Perhaps I should say another word about Anna-Lou. It would be an oversimplification to say that I was in love with her, but in my private diary, my code-name for her was "Venus," and to this day the sound of her voice on the telephone gives me a slight shiver of pleasure.
And Kapell's teaching? Did he teach technique, I am often asked. He did indeed teach technique, but his commitment to piano playing was so organic and his sense of technique so fierce that it merged with his sense of the music. In one of our first Elizabethtown lessons he said, "I'm practicing the B-minor scale now ... a very passionate scale." Scales and arpeggios were very important (harmonic-minor always), and strong fingers as well as beauty of sound were of almost fetishistic importance to him.
When he described another pianist's fingers as being akin to spaghetti or his sound as uncannily evoking the aural image of a woodpecker, there was little more to be said. (He was, incidentally, famously unkind in his comments about his colleagues. This was surely a fault, but let us remember that this great artist was hardly more than a boy.)
In the summer of 1952, he and his family (which now included Becky) rented a home in Westwood, Calif., and he invited me, along with two other students whom he had acquired, to come there and work with him. One of them, Joel Ryce, and I rented a house in Santa Monica, where we practiced and gossiped adoringly about our teacher. It was during that summer that he asked us to drop "Mr. and Mrs." and to call him and his wife Willy and Anna-Lou. It was also during that summer that we heard him play the Rachmaninoff Third Concerto at the Hollywood Bowl. We were overwhelmed. "There's just nothing to say," I said breathlessly to Anna-Lou, who, ever so dryly, answered: "Well don't tell him that—he thinks you say far too little already." Thus did I learn that it is not unacceptable to pay a compliment to one's teacher.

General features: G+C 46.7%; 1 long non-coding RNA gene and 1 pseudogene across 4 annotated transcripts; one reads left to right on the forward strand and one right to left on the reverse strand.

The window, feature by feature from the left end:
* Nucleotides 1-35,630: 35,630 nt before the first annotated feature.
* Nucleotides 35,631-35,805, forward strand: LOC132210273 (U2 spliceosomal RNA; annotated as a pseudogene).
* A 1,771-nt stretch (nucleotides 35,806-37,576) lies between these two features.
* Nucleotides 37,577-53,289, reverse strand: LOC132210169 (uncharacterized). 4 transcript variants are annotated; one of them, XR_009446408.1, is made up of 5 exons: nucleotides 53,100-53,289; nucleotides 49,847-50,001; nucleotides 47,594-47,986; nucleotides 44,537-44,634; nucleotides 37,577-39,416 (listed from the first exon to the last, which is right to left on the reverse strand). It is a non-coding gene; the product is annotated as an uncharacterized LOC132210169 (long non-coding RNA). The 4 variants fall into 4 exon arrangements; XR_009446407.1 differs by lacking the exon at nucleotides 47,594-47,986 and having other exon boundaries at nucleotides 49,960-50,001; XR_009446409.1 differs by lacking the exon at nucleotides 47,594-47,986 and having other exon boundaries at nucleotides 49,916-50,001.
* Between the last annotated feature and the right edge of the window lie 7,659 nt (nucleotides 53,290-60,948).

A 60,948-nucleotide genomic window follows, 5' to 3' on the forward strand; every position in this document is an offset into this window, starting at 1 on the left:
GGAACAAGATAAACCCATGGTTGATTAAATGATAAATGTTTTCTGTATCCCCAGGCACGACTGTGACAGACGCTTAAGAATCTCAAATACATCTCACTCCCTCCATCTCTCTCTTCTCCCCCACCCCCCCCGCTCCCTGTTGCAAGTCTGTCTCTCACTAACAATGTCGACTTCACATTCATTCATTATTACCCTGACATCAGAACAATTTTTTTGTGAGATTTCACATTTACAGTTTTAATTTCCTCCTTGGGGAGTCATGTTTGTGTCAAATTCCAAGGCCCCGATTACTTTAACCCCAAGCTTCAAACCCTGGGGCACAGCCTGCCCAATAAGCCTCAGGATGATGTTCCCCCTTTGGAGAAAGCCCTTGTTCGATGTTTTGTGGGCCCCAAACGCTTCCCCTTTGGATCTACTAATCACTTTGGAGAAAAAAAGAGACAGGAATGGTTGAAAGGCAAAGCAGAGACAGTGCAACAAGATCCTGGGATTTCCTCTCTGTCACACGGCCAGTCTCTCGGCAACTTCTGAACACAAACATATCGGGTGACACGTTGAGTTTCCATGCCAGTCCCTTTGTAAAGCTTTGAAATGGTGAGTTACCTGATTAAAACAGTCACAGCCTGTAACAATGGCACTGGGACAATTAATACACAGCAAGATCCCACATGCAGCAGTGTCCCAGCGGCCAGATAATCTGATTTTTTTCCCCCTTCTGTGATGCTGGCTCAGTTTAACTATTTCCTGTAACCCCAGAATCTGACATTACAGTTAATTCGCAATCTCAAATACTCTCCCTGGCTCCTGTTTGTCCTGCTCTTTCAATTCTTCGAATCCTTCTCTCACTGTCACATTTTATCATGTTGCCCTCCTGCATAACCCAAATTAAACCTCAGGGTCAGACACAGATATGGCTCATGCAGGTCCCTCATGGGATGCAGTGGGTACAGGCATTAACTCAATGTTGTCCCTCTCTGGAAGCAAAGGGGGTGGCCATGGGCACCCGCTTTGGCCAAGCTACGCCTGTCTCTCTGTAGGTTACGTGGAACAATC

In the fall, lessons resumed in New York, but he was extremely busy and I saw somewhat less of him than formerly. In April of 1953, he went to Israel on the first of a series of international tours. One of his neighbors (no, not Horowitz) gave a farewell party for him, at which I managed to get extremely drunk. Playwright Clifford Odets, who had been at the party, took me in a taxi to the train station. I never saw Willy again.
And now, like papyri in the desert, recordings of Kapell's last concerts in Australia have been discovered. Among them, Prokofiev's Sonata No. 7, Mussorgsky's Pictures at an Exhibition, Debussy's Suite Bergamasque, Mozart's Sonata in B flat (K. 570), Chopin's Barcarolle and Scherzo in B Minor, and a stunning Rachmaninoff Third. I've had the privilege of hearing some of them. How can I describe them? He had been changing as person and artist, and these recordings are startling evidence of that change. There had always been a triad of qualities in his playing: fierce virtuosity, meticulousness, and controlled vulnerability, but now the vulnerability has reached the outer limits of psychic self-exposure. All of the playing is remarkable, but the Rachmaninoff Third in particular captures the essence of Kapell and is surely the epitome of great playing. Although it is not yet clear whether the recordings will be commercially released, I hope that someday many people will be able hear them and treasure them.
Jerome Lowenthal has been on the Juilliard piano faculty since 1991.[/b] http://www.juilliard.edu/update/journal/j_articles447.html